CLE-CIN grades: Bengals WR A.J. Green continues impressive season

Highest-graded players and top takeaways from the Bengals' Week 7 home win over the Browns.

| 1 month ago
A.J. Green

(Photo by Andy Lyons/Getty Images)

CLE-CIN grades: Bengals WR A.J. Green continues impressive season


Cincinnati Bengals 31, Cleveland Browns 17

Here are the highest-graded players and top takeaways from the Bengals’ AFC North victory over the visiting Browns.

Cincinnati Bengals

Quarterback grade: Andy Dalton, 76.5

If last season didn’t convince you, then Andy Dalton’s start to the 2016 season clearly shows that his days of inconsistency are in the past. Dalton avoided an interception for the fourth straight week and hit on some key deep and intermediate passes down the field to A.J. Green in the first half to establish the Bengals’ lead. Ultimately, the game’s pivotal play was outside of Dalton’s control, with Green miraculously bringing in a Hail Mary at the end of the first half that allowed the Bengals to establish a two-score lead, which they were able to protect in the second half.

Andy Dalton vs pressure

Top offensive grades

RG Kevin Zeitler, 88.8

WR A.J. Green, 88.7

LT Andrew Whitworth, 85.3

C Russell Bodine, 79.7

RB Jeremy Hill, 78.0

O-line sets the platform, A.J. Green steals the show

The two most memorable plays in this game were made by A.J. Green, snagging a deep shot down the sideline with one hand and then pulling in a miraculous Hail Mary at the end of the first half. Up on Green’s level, though, were some performances on the offensive line, especially a career day by RG Kevin Zeitler. Both on inline blocks and pulling on the move, Zeitler was a wrecking ball for Cleveland defensive linemen and linebackers alike. The Bengals gained 70 yards on 10 carries on the gaps either side of Zeitler, and he made plenty of impact pulling on power and counter runs to the left edge, which gained 51 yards on eight carries.

Top defensive grades

CB Dre Kirkpatrick, 80.7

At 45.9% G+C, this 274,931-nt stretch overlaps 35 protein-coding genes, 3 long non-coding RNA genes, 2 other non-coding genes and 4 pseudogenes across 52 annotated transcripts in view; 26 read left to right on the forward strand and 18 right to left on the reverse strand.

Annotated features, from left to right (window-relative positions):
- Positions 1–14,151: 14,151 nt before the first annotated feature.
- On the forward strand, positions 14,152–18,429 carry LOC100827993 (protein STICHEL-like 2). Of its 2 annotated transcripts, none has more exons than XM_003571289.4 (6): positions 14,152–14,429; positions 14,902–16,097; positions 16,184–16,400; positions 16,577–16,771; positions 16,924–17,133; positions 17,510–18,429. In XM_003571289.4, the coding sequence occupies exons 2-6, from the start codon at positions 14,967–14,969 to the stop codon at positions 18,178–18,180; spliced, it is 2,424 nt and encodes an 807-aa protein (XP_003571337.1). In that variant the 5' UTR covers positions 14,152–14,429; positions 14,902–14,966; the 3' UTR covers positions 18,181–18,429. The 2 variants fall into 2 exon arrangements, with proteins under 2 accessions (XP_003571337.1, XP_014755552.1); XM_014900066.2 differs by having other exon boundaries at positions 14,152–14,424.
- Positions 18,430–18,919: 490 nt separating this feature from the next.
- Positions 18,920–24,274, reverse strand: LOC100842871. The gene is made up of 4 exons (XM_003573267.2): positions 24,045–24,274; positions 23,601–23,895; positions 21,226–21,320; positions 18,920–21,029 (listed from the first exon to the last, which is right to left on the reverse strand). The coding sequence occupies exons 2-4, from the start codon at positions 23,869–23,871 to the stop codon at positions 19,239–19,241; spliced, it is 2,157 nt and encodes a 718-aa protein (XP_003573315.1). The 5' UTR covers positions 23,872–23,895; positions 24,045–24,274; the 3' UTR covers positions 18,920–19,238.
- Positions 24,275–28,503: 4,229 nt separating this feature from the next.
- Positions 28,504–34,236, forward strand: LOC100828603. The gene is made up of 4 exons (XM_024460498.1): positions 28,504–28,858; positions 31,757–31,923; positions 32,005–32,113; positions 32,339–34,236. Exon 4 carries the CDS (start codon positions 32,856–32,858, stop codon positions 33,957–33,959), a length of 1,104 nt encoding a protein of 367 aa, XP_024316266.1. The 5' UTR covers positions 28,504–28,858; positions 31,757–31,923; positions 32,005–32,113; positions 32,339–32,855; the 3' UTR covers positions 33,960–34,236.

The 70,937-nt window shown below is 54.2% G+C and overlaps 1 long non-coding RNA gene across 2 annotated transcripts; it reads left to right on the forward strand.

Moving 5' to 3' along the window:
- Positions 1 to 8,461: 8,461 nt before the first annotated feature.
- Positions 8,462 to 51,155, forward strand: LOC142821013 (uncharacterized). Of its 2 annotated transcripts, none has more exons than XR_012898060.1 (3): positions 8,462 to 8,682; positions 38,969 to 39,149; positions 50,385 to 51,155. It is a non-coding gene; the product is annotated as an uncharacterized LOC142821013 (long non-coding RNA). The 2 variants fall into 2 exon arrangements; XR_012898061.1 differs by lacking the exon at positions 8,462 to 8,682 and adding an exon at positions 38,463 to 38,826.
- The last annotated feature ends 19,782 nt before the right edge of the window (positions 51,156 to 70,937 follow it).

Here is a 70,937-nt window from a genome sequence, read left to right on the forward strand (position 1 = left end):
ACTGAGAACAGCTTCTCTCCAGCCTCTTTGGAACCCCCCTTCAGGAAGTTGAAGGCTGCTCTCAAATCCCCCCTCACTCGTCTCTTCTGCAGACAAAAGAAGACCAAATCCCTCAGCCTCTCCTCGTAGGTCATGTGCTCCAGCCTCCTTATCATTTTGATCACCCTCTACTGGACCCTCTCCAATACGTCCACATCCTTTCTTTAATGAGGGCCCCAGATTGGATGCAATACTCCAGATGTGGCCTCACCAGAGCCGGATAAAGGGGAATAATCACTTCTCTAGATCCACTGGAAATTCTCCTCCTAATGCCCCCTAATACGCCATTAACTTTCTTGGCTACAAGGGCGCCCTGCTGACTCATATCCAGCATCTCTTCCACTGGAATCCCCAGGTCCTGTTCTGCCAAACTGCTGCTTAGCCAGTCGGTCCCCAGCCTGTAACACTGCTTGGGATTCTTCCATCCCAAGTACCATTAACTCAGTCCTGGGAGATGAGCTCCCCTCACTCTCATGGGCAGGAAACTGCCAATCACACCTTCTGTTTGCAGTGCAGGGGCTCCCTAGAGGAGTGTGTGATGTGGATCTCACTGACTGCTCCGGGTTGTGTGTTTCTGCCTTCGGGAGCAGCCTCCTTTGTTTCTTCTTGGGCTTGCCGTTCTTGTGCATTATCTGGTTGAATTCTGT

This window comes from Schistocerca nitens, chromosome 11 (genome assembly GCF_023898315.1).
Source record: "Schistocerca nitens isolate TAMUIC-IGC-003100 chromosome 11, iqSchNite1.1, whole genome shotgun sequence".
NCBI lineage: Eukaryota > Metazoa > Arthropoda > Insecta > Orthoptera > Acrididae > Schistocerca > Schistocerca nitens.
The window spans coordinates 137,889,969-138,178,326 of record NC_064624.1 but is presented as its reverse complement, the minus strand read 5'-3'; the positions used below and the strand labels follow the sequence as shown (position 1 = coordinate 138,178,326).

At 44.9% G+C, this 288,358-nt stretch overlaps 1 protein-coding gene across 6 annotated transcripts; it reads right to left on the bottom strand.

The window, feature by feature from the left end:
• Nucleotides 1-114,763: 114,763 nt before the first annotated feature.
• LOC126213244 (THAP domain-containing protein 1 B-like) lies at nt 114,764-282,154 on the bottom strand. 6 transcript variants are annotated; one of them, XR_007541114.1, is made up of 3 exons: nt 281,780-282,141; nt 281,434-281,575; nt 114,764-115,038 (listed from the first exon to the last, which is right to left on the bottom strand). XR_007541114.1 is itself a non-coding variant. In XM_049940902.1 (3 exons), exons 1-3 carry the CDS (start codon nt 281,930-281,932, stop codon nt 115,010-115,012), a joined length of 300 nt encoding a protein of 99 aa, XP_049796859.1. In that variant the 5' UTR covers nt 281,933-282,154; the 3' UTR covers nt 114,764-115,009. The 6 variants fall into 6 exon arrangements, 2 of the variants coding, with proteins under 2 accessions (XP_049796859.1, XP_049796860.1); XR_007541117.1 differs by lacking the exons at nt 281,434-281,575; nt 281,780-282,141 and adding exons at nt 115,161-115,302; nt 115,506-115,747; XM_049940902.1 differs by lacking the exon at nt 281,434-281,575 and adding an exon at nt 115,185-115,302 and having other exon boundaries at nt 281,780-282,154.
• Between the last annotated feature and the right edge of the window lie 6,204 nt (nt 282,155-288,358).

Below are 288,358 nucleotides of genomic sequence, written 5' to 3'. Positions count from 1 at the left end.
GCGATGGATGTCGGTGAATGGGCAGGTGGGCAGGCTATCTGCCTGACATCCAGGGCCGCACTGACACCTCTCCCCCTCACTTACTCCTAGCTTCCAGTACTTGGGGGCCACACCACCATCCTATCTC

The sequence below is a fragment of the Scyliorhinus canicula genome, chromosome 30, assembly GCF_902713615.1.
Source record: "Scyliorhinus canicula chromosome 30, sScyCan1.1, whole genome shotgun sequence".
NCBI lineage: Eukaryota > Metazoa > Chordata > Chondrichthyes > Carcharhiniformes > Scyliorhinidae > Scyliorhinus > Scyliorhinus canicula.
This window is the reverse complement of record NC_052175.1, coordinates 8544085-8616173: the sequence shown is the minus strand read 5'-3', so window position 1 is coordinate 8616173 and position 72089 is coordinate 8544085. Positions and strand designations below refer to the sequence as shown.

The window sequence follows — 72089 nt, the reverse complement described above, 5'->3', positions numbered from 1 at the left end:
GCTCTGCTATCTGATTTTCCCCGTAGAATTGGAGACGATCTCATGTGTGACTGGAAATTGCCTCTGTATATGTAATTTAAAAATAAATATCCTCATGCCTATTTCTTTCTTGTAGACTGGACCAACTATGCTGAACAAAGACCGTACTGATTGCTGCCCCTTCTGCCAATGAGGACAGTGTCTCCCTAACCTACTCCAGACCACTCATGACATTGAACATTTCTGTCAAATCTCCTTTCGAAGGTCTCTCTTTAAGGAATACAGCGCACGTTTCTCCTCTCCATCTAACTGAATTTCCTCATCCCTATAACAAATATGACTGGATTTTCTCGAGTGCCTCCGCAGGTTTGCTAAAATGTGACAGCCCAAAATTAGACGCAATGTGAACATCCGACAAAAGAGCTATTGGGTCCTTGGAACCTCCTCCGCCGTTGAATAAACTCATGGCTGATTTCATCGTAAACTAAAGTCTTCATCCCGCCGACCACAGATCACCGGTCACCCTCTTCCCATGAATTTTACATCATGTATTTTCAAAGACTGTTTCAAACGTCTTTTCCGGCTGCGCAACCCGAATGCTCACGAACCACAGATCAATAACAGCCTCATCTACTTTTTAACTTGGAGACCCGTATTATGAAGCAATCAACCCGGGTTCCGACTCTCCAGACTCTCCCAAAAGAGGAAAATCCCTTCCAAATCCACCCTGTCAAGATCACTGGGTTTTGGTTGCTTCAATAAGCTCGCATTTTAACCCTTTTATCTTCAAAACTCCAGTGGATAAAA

LB Karlos Dansby, 78.5

LB Vincent Rey, 77.9

DE Carlos Dunlap, 75.7

S Shawn Williams, 72.8

Kirkpatrick shines after inconsistent start to the season

Heading into a one-on-one matchup with Terrelle Pryor having given up a passer rating over 100.0 three times this season, Dre Kirkpatrick came up with one of his strongest performances of the season. Pryor played less than 50 percent of the Browns’ offensive snaps, but when he was on the field, Kirkpatrick held him to two catches for 18 yards on three targets with a pass defense causing the incompletion. Versus other receivers, Kirkpatrick surrendered only two catches for 3 yards on four targets with two defensive stops. The Bengals’ run defense was suspect to say the least, with the defensive ends losing contain on the Browns’ read-option plays, but solid performances in coverage ensured that the Browns didn’t have a speedy path back into this game.

Cleveland Browns

Quarterback grade: Kevin Hogan 80.2 (55.8 passing, 95.8 running)

While Cody Kessler (68.0 overall grade) got the start again, it was Kevin Hogan who was the story in the game for the Browns at quarterback—first as a surprising choice as the Browns’ change-of-pace QB, and then taking over for an injured Kessler. The Bengals clearly were not prepared for Hogan’s threat as a runner, and even as the game wore on, did not adjust to Hogan’s willingness to keep the ball on read options. Hogan led the Browns in rushing with 104 yards on seven attempts, 35 of those coming on designed runs and four gains of 10 or more yards on designed runs. All this talk of Hogan’s running, however, makes the point in its own way about his passing, which was inconsistent at best, Hogan completed just 50 percent of his passes and couldn’t get the short-passing game going, averaging just 3.2 yards per attempt on short passes (9 or fewer yards in the air).

Top offensive grades

G/C John Greco, 85.8

RT Austin Pasztor, 83.2

LT Joe Thomas, 78.2

C Cameron Erving, 75.5